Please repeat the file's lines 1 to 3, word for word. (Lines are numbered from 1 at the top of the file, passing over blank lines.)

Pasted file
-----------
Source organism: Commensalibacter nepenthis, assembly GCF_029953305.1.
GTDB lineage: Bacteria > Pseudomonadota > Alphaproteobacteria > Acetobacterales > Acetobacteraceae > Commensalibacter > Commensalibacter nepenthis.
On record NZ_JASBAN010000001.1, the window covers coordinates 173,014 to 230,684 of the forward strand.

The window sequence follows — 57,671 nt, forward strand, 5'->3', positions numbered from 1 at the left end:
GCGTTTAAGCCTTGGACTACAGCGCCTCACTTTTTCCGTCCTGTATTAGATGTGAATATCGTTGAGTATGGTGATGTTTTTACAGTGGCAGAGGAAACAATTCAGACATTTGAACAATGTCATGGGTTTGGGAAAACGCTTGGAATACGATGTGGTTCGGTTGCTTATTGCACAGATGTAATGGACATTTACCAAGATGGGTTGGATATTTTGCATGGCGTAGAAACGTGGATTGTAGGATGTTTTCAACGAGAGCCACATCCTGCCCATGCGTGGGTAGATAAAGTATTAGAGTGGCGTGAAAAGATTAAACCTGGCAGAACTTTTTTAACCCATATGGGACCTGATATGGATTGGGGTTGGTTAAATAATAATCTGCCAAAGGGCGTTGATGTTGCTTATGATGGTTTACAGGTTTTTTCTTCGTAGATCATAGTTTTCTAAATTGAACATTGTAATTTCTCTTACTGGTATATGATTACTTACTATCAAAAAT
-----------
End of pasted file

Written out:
Source organism: Commensalibacter nepenthis, assembly GCF_029953305.1.
GTDB lineage: Bacteria > Pseudomonadota > Alphaproteobacteria > Acetobacterales > Acetobacteraceae > Commensalibacter > Commensalibacter nepenthis.
On record NZ_JASBAN010000001.1, the window covers coordinates 173,014 to 230,684 of the forward strand.